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Lost Doctrines Concerning the Plan of Salvation
“The great plan of salvation is a theme which ought to occupy our strict attention, and be regarded as one of heaven’s best gifts to mankind.” ~TPJS, 68
“When truth shall touch the cords of your heart, they will vibrate; then intelligence shall illuminate your mind and shed its lustre in your soul, and you shall begin to understand the things you once knew, but which had gone from you. You shall then begin to understand and know the object of your creation.” ~John Taylor letter “the Mormon” 8/29/1857
Latter-day saints generally see the plan of salvation as fairly simple – we were born as spirits of our Father in Heaven; we came to this earth to obtain a mortal tabernacle; and after judgment, we will receive an immortal, resurrected body before entering into a kingdom of glory (sons of perdition excepted) – if all goes well, we will live with our families. With a few more details, the plan is complete. While early church periodicals like the Millennial Star offer refreshingly simple theological teachings similar to modern LDS theology, later discourses began to reveal a much more colorful and complex theology that modern saints commonly abandon as speculative or “un”doctrinal (if they know about them at all). While some of these theological teachings have gained significant attention (e.g., Adam-God teachings), others have been carefully cast aside into obscurity – if not into wholesale oblivion. For instance, some early prophets and apostles taught that people could progress between kingdoms of glory, that the saviors of some planets failed in their mission (leading to the destruction of their planets and presumably the people who dwelt on them), that spirits are made out of intelligences, that sons of perdition (and other people) will be dissoluted into native element and that some of those people (not the sons of perdition) will be reincarnated. These and other teachings covered in this upcoming book have become all but forgotten in Mormon theology.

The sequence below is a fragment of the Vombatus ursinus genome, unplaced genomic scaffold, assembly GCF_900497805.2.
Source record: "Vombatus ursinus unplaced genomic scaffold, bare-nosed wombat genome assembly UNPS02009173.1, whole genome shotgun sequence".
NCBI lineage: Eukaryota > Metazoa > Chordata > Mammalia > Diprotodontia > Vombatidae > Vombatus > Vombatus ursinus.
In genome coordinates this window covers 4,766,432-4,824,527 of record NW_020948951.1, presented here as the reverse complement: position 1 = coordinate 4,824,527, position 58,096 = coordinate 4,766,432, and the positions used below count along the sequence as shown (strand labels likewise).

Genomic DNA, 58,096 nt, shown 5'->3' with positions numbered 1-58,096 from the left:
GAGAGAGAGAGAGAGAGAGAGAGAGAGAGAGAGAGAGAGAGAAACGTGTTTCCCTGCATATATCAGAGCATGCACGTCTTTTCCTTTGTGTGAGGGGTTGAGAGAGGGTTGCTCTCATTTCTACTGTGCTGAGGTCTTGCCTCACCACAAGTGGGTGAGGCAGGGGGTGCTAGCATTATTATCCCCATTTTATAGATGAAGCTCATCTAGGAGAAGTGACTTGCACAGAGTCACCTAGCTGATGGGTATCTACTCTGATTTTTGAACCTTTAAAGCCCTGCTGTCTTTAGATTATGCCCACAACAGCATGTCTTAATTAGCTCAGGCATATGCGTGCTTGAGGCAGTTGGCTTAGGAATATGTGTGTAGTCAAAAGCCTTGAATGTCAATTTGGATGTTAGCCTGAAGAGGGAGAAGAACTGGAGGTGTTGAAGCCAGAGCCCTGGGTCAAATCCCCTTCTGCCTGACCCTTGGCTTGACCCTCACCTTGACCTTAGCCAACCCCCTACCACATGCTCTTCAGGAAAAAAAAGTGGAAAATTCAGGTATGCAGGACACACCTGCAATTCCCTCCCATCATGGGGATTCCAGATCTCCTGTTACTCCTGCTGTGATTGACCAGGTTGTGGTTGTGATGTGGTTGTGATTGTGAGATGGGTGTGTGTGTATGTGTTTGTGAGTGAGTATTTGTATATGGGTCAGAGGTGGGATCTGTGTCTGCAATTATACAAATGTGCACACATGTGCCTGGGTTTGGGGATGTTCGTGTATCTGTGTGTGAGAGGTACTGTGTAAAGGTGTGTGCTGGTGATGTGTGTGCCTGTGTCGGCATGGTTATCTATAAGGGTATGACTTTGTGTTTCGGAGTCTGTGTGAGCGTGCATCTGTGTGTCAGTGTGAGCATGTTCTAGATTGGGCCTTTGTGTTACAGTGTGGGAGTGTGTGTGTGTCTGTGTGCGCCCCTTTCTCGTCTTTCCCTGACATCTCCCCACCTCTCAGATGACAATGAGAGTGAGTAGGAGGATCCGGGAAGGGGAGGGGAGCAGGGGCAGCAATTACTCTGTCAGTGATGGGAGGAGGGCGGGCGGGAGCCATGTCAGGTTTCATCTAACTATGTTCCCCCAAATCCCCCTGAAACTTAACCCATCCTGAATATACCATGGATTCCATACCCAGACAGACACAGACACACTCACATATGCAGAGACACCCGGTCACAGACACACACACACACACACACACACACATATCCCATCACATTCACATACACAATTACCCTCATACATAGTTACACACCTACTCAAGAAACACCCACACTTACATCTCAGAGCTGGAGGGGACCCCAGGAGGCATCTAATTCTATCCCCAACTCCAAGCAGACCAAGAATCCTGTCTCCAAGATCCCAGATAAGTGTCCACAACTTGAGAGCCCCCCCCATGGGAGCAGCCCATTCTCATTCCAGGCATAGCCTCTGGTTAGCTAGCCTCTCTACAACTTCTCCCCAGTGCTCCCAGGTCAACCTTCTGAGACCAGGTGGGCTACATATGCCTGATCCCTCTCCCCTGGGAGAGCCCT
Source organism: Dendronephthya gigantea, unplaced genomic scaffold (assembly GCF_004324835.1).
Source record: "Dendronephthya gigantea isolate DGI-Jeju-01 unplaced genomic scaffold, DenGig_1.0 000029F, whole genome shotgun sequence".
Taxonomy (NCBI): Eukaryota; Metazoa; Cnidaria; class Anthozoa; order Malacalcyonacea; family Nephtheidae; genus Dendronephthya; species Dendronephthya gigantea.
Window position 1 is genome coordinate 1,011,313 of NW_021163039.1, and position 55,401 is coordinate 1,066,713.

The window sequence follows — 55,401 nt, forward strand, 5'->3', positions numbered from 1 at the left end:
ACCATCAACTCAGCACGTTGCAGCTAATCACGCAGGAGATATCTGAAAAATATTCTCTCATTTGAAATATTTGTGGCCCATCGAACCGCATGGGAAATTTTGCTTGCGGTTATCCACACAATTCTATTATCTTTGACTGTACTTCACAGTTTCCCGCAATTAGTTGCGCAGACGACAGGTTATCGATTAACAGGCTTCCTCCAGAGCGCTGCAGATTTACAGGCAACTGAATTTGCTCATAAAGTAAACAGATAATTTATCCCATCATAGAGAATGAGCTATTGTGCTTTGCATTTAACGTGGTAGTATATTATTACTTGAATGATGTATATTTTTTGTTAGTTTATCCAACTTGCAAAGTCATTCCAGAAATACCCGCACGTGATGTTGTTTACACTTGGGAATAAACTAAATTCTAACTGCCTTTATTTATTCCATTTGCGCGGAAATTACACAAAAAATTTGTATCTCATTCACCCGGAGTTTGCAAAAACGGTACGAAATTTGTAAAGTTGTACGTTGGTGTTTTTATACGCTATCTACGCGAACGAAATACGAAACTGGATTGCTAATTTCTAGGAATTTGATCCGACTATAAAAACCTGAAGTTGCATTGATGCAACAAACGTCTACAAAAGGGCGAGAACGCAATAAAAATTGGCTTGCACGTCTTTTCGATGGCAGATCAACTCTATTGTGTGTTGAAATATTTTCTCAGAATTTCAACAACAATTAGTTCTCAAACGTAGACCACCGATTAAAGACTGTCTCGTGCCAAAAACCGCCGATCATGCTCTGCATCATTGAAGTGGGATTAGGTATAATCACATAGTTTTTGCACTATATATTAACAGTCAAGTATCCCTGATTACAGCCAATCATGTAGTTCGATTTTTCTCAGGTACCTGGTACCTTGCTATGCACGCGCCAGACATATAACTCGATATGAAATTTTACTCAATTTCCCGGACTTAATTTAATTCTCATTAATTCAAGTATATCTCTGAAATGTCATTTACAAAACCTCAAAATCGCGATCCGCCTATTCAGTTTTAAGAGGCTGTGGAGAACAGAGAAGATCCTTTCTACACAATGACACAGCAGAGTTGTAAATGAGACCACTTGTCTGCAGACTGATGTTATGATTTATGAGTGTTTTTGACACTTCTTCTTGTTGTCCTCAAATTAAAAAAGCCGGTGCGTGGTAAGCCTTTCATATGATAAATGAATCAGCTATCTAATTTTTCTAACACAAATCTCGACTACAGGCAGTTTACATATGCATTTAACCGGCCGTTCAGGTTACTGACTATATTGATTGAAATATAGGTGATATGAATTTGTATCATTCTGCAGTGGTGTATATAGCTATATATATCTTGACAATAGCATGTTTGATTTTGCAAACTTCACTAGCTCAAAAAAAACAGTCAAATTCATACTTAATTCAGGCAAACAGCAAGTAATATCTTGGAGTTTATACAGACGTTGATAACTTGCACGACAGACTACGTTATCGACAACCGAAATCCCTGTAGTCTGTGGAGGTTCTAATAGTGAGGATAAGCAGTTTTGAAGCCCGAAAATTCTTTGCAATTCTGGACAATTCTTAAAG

I’ve been working on a book entitled Forgotten Mormon Teachings off and on for a half dozen years at least. When I wrote Understanding Adam-God Teachings in 2005, it seemed that my view of the plan of salvation was upended from what I’d been taught in the LDS Church. However, after writing that book, I felt like I had very few questions concerning the plan of salvation itself.